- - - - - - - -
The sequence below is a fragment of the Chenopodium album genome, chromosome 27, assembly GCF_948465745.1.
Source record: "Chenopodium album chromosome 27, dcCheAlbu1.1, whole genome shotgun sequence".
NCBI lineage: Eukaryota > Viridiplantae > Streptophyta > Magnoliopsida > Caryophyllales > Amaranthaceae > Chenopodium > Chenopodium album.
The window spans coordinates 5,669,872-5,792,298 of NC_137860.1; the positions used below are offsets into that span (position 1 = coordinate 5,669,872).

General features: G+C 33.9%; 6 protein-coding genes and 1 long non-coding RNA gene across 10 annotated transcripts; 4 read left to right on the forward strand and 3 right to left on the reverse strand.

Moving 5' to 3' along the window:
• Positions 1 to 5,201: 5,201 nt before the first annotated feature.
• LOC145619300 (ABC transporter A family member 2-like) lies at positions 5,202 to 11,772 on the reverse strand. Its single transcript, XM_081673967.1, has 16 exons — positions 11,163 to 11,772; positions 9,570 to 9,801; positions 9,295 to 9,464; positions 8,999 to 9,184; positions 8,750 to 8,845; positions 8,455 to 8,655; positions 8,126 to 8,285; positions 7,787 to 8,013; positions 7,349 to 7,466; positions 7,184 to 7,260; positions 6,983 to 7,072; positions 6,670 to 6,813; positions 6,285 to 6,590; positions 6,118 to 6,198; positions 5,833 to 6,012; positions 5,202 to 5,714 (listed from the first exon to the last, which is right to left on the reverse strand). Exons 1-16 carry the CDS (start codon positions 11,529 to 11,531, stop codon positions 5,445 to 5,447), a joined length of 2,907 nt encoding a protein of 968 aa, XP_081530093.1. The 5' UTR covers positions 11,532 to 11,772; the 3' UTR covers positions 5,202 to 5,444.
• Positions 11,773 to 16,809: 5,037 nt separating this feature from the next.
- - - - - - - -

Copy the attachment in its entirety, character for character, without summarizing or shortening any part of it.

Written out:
The sequence below is a fragment of the Chenopodium album genome, chromosome 27, assembly GCF_948465745.1.
Source record: "Chenopodium album chromosome 27, dcCheAlbu1.1, whole genome shotgun sequence".
NCBI lineage: Eukaryota > Viridiplantae > Streptophyta > Magnoliopsida > Caryophyllales > Amaranthaceae > Chenopodium > Chenopodium album.
The window spans coordinates 5,669,872-5,792,298 of NC_137860.1; the positions used below are offsets into that span (position 1 = coordinate 5,669,872).

General features: G+C 33.9%; 6 protein-coding genes and 1 long non-coding RNA gene across 10 annotated transcripts; 4 read left to right on the forward strand and 3 right to left on the reverse strand.

Moving 5' to 3' along the window:
• Positions 1 to 5,201: 5,201 nt before the first annotated feature.
• LOC145619300 (ABC transporter A family member 2-like) lies at positions 5,202 to 11,772 on the reverse strand. Its single transcript, XM_081673967.1, has 16 exons — positions 11,163 to 11,772; positions 9,570 to 9,801; positions 9,295 to 9,464; positions 8,999 to 9,184; positions 8,750 to 8,845; positions 8,455 to 8,655; positions 8,126 to 8,285; positions 7,787 to 8,013; positions 7,349 to 7,466; positions 7,184 to 7,260; positions 6,983 to 7,072; positions 6,670 to 6,813; positions 6,285 to 6,590; positions 6,118 to 6,198; positions 5,833 to 6,012; positions 5,202 to 5,714 (listed from the first exon to the last, which is right to left on the reverse strand). Exons 1-16 carry the CDS (start codon positions 11,529 to 11,531, stop codon positions 5,445 to 5,447), a joined length of 2,907 nt encoding a protein of 968 aa, XP_081530093.1. The 5' UTR covers positions 11,532 to 11,772; the 3' UTR covers positions 5,202 to 5,444.
• Positions 11,773 to 16,809: 5,037 nt separating this feature from the next.